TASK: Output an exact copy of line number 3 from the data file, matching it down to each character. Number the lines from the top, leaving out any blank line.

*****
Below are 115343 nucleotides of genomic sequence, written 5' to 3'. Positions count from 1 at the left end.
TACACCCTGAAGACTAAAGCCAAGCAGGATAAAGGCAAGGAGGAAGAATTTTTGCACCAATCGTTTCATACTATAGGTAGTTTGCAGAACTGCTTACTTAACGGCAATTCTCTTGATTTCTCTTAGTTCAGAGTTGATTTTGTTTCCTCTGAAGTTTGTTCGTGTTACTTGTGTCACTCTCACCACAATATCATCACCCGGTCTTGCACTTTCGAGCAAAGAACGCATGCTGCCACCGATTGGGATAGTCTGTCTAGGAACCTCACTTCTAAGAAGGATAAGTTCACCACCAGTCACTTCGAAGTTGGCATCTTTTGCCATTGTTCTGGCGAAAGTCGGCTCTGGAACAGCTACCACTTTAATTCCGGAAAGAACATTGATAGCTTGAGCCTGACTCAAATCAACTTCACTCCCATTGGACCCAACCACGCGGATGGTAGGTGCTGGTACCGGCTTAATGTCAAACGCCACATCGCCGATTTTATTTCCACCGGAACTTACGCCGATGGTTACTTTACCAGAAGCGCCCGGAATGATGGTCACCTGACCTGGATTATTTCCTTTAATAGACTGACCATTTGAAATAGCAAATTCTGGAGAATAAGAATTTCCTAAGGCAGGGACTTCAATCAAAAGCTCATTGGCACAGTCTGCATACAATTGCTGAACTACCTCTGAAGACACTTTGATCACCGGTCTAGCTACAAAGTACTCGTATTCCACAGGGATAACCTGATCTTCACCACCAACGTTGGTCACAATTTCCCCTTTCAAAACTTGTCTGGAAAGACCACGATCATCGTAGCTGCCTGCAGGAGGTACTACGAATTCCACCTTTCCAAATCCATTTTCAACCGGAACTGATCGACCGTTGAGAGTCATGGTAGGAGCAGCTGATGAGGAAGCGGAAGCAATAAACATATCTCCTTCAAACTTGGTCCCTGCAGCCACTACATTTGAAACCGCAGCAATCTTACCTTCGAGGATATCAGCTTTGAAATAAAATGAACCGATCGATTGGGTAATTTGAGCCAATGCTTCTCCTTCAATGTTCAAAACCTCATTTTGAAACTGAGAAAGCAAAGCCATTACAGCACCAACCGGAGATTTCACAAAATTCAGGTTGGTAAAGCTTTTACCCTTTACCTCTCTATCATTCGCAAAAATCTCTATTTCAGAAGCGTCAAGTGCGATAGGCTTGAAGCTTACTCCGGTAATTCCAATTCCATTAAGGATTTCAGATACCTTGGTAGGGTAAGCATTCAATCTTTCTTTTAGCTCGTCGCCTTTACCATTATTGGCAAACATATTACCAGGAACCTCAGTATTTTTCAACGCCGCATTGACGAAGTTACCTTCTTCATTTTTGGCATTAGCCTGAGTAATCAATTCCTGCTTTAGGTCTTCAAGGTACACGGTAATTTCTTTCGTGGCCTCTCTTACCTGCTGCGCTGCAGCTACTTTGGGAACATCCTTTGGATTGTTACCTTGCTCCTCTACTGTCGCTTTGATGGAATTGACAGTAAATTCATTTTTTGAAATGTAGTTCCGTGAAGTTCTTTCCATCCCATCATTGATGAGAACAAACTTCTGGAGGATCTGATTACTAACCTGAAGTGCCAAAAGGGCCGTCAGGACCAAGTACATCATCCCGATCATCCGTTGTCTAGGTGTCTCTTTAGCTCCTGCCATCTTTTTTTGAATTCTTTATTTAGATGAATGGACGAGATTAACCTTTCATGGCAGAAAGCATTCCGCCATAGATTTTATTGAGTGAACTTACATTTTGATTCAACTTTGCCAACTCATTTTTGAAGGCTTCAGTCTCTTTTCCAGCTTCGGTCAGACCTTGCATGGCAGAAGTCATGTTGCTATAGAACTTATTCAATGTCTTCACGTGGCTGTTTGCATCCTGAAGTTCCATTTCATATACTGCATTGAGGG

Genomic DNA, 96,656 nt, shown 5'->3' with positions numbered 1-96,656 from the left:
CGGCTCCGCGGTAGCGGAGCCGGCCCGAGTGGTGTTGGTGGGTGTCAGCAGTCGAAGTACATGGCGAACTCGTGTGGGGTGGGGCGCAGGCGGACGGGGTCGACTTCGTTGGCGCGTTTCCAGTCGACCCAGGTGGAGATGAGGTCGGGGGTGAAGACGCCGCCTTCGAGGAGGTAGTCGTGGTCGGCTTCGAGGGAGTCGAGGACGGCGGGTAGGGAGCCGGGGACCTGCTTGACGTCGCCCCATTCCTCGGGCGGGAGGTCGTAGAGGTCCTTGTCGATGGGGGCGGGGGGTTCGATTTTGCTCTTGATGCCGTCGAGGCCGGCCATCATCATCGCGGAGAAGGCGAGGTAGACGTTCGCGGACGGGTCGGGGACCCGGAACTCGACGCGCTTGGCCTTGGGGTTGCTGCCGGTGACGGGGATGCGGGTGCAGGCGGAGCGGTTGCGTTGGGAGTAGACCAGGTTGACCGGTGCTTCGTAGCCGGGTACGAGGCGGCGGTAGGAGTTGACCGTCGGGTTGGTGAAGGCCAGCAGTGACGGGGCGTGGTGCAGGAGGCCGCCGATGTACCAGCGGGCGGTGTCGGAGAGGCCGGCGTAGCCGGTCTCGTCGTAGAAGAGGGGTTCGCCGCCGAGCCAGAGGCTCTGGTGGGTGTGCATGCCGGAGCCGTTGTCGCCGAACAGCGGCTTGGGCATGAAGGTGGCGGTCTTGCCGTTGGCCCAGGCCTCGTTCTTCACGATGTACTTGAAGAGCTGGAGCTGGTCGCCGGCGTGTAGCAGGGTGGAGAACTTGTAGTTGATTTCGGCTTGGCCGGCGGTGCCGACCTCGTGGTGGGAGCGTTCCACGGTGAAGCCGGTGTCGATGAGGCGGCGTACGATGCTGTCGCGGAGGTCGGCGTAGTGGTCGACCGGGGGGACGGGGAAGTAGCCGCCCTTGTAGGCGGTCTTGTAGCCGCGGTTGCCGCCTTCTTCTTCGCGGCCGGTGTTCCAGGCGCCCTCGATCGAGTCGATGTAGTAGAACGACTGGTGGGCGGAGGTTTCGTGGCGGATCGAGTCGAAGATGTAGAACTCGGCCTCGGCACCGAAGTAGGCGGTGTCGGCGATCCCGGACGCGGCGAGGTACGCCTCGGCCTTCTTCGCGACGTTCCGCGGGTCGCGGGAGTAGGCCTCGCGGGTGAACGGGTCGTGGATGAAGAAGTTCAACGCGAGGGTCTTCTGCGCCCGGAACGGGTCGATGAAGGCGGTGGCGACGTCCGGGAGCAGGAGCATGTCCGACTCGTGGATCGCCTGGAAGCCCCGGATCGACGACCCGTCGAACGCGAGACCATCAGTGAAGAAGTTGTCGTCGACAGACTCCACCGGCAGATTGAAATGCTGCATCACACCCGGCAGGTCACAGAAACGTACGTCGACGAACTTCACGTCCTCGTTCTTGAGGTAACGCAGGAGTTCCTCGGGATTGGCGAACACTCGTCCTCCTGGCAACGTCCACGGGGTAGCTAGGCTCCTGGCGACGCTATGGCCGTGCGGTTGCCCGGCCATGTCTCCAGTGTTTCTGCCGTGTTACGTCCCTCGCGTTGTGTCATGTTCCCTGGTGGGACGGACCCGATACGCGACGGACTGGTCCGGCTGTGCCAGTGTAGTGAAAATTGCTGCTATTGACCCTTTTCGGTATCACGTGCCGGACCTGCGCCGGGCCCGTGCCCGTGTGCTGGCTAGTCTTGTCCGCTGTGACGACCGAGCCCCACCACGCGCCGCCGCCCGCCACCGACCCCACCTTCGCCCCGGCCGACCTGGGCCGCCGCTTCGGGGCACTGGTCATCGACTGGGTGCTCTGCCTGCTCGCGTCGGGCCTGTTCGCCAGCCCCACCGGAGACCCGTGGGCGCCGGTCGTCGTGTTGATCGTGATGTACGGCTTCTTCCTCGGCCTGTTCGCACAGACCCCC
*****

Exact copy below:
Genomic DNA, 96,656 nt, shown 5'->3' with positions numbered 1-96,656 from the left: